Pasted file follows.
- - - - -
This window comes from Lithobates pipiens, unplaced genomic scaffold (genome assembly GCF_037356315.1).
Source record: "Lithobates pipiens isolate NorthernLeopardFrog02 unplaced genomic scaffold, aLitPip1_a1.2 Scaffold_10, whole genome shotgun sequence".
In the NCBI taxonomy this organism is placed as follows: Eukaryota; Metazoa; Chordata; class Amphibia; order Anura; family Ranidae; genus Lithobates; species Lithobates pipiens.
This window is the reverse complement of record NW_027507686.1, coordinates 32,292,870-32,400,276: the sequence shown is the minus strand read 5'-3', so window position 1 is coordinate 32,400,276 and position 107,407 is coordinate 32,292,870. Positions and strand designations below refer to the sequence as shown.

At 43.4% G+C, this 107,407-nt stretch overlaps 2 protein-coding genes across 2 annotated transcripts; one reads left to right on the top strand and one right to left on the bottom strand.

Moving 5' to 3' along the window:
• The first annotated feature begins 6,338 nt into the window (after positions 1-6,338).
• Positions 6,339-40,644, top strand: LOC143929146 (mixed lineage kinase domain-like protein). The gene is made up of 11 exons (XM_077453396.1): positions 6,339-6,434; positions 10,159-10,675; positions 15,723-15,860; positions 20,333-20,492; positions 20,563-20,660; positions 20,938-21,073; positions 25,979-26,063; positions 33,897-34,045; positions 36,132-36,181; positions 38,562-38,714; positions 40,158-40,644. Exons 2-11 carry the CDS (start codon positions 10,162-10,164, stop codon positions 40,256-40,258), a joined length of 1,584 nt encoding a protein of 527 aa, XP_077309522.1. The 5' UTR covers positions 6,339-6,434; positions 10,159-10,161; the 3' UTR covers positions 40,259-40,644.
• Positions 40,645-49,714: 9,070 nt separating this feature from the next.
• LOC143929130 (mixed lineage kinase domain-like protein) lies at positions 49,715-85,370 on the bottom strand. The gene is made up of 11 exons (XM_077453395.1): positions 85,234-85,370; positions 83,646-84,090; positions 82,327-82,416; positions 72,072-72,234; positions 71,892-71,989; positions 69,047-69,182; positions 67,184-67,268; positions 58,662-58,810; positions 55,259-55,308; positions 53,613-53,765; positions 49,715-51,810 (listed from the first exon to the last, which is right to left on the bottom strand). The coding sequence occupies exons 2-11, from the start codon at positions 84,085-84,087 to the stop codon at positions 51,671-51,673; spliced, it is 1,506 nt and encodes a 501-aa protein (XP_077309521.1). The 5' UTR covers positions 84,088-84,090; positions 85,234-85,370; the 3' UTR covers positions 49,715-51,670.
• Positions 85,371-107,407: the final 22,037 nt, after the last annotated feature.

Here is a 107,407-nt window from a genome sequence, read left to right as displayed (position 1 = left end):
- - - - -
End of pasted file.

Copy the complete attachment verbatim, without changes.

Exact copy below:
This window comes from Lithobates pipiens, unplaced genomic scaffold (genome assembly GCF_037356315.1).
Source record: "Lithobates pipiens isolate NorthernLeopardFrog02 unplaced genomic scaffold, aLitPip1_a1.2 Scaffold_10, whole genome shotgun sequence".
In the NCBI taxonomy this organism is placed as follows: Eukaryota; Metazoa; Chordata; class Amphibia; order Anura; family Ranidae; genus Lithobates; species Lithobates pipiens.
This window is the reverse complement of record NW_027507686.1, coordinates 32,292,870-32,400,276: the sequence shown is the minus strand read 5'-3', so window position 1 is coordinate 32,400,276 and position 107,407 is coordinate 32,292,870. Positions and strand designations below refer to the sequence as shown.

At 43.4% G+C, this 107,407-nt stretch overlaps 2 protein-coding genes across 2 annotated transcripts; one reads left to right on the top strand and one right to left on the bottom strand.

Moving 5' to 3' along the window:
• The first annotated feature begins 6,338 nt into the window (after positions 1-6,338).
• Positions 6,339-40,644, top strand: LOC143929146 (mixed lineage kinase domain-like protein). The gene is made up of 11 exons (XM_077453396.1): positions 6,339-6,434; positions 10,159-10,675; positions 15,723-15,860; positions 20,333-20,492; positions 20,563-20,660; positions 20,938-21,073; positions 25,979-26,063; positions 33,897-34,045; positions 36,132-36,181; positions 38,562-38,714; positions 40,158-40,644. Exons 2-11 carry the CDS (start codon positions 10,162-10,164, stop codon positions 40,256-40,258), a joined length of 1,584 nt encoding a protein of 527 aa, XP_077309522.1. The 5' UTR covers positions 6,339-6,434; positions 10,159-10,161; the 3' UTR covers positions 40,259-40,644.
• Positions 40,645-49,714: 9,070 nt separating this feature from the next.
• LOC143929130 (mixed lineage kinase domain-like protein) lies at positions 49,715-85,370 on the bottom strand. The gene is made up of 11 exons (XM_077453395.1): positions 85,234-85,370; positions 83,646-84,090; positions 82,327-82,416; positions 72,072-72,234; positions 71,892-71,989; positions 69,047-69,182; positions 67,184-67,268; positions 58,662-58,810; positions 55,259-55,308; positions 53,613-53,765; positions 49,715-51,810 (listed from the first exon to the last, which is right to left on the bottom strand). The coding sequence occupies exons 2-11, from the start codon at positions 84,085-84,087 to the stop codon at positions 51,671-51,673; spliced, it is 1,506 nt and encodes a 501-aa protein (XP_077309521.1). The 5' UTR covers positions 84,088-84,090; positions 85,234-85,370; the 3' UTR covers positions 49,715-51,670.
• Positions 85,371-107,407: the final 22,037 nt, after the last annotated feature.

Here is a 107,407-nt window from a genome sequence, read left to right as displayed (position 1 = left end):